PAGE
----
Construction has begun on the Fresno Disadvantaged Community (DAC) Solar Farm, the largest community solar project in California and the first utility-scale solar farm in the Fresno area. The 10 MW system will directly provide energy cost savings to qualified low-income residents under PG&E’s Disadvantaged Communities Green Tariff (DAC-GT) program. The project is made possible by a close partnership between White Pine Renewables and the City of Fresno.
The Fresno DAC Community Solar Project enables income-qualified, residential customers who may not be able to install rooftop solar to access utility-scale clean energy and receive a discount on their utility bills.
The Fresno DAC Community Solar Farm in Council District 3 is a perfect case study for creating equity in the new green economy through public-private partnerships that benefit all Fresno residents. In short, it’s the type of solar development where everyone wins,” commented Council Member Miguel Arias.
Qualifying low-income Fresno residents will save 20% on their energy bills when they subscribe to the Fresno DAC Community Solar Farm. PG&E automatically subscribes to qualified customers.
The solar farm is located on 76 acres of underutilized land owned by the City of Fresno. City revenues from the parcel are expected to increase due to higher rents from solar plant operators.
The project, initiated by former City Councilman Larry Westerlund, project owner AB CarVal and project developer White Pine Renewables, in partnership with solar nonprofit GRID Alternatives, provided a free solar installation course and job fair. local low-income job seekers, some of whom live in Southwest Fresno.
“AB CarVal and White Pine proved their commitment to developing an inclusive solar workforce as key partners in our recent training in Fresno,” said Karina Gonzalez, CEO of GRID Alternatives Central Valley. “Their team advocated for our program graduates as they sought employment, and the resulting employment far exceeded our expectations.”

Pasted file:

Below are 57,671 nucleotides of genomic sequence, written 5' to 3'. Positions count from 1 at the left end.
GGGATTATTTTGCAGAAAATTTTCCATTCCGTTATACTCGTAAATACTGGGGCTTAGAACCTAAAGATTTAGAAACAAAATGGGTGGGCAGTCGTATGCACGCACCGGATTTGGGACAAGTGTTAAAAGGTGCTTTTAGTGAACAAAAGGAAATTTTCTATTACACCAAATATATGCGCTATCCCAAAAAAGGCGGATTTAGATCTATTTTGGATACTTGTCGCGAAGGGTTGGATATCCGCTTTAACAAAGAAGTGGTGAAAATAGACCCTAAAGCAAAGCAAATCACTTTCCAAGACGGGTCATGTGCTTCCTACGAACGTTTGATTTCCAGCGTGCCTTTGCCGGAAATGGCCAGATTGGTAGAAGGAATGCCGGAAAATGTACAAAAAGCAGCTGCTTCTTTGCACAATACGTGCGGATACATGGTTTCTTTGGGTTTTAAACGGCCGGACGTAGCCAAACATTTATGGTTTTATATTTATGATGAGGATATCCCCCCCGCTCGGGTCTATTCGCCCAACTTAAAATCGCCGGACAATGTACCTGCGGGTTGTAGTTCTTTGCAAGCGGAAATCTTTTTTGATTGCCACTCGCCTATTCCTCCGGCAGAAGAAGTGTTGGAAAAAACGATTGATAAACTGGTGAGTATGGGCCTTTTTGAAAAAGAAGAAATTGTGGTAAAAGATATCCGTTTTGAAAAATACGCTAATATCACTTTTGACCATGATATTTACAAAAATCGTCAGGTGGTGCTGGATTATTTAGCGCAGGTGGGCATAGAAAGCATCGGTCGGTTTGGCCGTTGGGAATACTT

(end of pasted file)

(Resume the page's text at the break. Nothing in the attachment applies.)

Nearly 70% of GRID program participants have already secured work with regional subcontractors for the AB CarVal and White Pine deployments and other local solar companies. Several graduates now work at Fresno’s DAC Community Solar Farm, where all workers earn the prevailing local wage.
“We are extremely grateful to our many partners for their support and creativity in this deeply collaborative, multi-faceted initiative,” said Evan Riley, co-founder of White Pine Renewables. “The Fresno DAC Community Solar Farm is the first project of its kind in California, but it won’t be the last. Our collective success has enabled White Pine to develop utility-scale, equitable community solar projects across the state.”
Fresno’s DAC Community Solar Farm is expected to break ground by the end of 2023. Once complete, the system will contain more than 25,000 solar panels, producing enough energy to power about 2,700 homes.
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